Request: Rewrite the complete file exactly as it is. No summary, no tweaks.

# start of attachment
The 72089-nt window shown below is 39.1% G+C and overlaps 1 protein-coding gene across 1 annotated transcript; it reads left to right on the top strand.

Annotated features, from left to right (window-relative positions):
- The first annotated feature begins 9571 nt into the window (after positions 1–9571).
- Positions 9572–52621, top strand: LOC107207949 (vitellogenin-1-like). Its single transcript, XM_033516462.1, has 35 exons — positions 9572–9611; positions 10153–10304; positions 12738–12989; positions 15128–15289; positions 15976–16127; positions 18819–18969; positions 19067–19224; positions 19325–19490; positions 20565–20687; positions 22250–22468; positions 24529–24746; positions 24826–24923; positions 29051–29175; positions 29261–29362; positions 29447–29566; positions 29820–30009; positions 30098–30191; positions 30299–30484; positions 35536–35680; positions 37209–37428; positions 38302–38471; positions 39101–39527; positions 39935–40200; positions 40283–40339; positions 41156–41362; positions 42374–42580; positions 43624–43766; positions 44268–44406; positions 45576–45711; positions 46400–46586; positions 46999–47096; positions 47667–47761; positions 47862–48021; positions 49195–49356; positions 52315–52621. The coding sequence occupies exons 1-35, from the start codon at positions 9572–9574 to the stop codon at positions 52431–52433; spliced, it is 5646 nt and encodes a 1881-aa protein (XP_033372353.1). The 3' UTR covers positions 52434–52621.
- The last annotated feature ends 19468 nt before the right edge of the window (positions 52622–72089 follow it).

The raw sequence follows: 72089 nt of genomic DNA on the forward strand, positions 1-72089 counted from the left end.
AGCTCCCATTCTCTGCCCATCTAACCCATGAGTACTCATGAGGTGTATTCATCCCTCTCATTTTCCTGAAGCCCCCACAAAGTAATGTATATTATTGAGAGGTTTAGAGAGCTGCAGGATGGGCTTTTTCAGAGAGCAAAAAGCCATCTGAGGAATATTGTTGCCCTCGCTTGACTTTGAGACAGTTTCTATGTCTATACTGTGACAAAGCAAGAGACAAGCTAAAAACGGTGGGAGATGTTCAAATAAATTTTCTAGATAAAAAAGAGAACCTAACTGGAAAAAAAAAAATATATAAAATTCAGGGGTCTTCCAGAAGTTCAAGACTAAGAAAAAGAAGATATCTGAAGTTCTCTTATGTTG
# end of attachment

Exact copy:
The 72089-nt window shown below is 39.1% G+C and overlaps 1 protein-coding gene across 1 annotated transcript; it reads left to right on the top strand.

Annotated features, from left to right (window-relative positions):
- The first annotated feature begins 9571 nt into the window (after positions 1–9571).
- Positions 9572–52621, top strand: LOC107207949 (vitellogenin-1-like). Its single transcript, XM_033516462.1, has 35 exons — positions 9572–9611; positions 10153–10304; positions 12738–12989; positions 15128–15289; positions 15976–16127; positions 18819–18969; positions 19067–19224; positions 19325–19490; positions 20565–20687; positions 22250–22468; positions 24529–24746; positions 24826–24923; positions 29051–29175; positions 29261–29362; positions 29447–29566; positions 29820–30009; positions 30098–30191; positions 30299–30484; positions 35536–35680; positions 37209–37428; positions 38302–38471; positions 39101–39527; positions 39935–40200; positions 40283–40339; positions 41156–41362; positions 42374–42580; positions 43624–43766; positions 44268–44406; positions 45576–45711; positions 46400–46586; positions 46999–47096; positions 47667–47761; positions 47862–48021; positions 49195–49356; positions 52315–52621. The coding sequence occupies exons 1-35, from the start codon at positions 9572–9574 to the stop codon at positions 52431–52433; spliced, it is 5646 nt and encodes a 1881-aa protein (XP_033372353.1). The 3' UTR covers positions 52434–52621.
- The last annotated feature ends 19468 nt before the right edge of the window (positions 52622–72089 follow it).

The raw sequence follows: 72089 nt of genomic DNA on the forward strand, positions 1-72089 counted from the left end.
AGCTCCCATTCTCTGCCCATCTAACCCATGAGTACTCATGAGGTGTATTCATCCCTCTCATTTTCCTGAAGCCCCCACAAAGTAATGTATATTATTGAGAGGTTTAGAGAGCTGCAGGATGGGCTTTTTCAGAGAGCAAAAAGCCATCTGAGGAATATTGTTGCCCTCGCTTGACTTTGAGACAGTTTCTATGTCTATACTGTGACAAAGCAAGAGACAAGCTAAAAACGGTGGGAGATGTTCAAATAAATTTTCTAGATAAAAAAGAGAACCTAACTGGAAAAAAAAAAATATATAAAATTCAGGGGTCTTCCAGAAGTTCAAGACTAAGAAAAAGAAGATATCTGAAGTTCTCTTATGTTG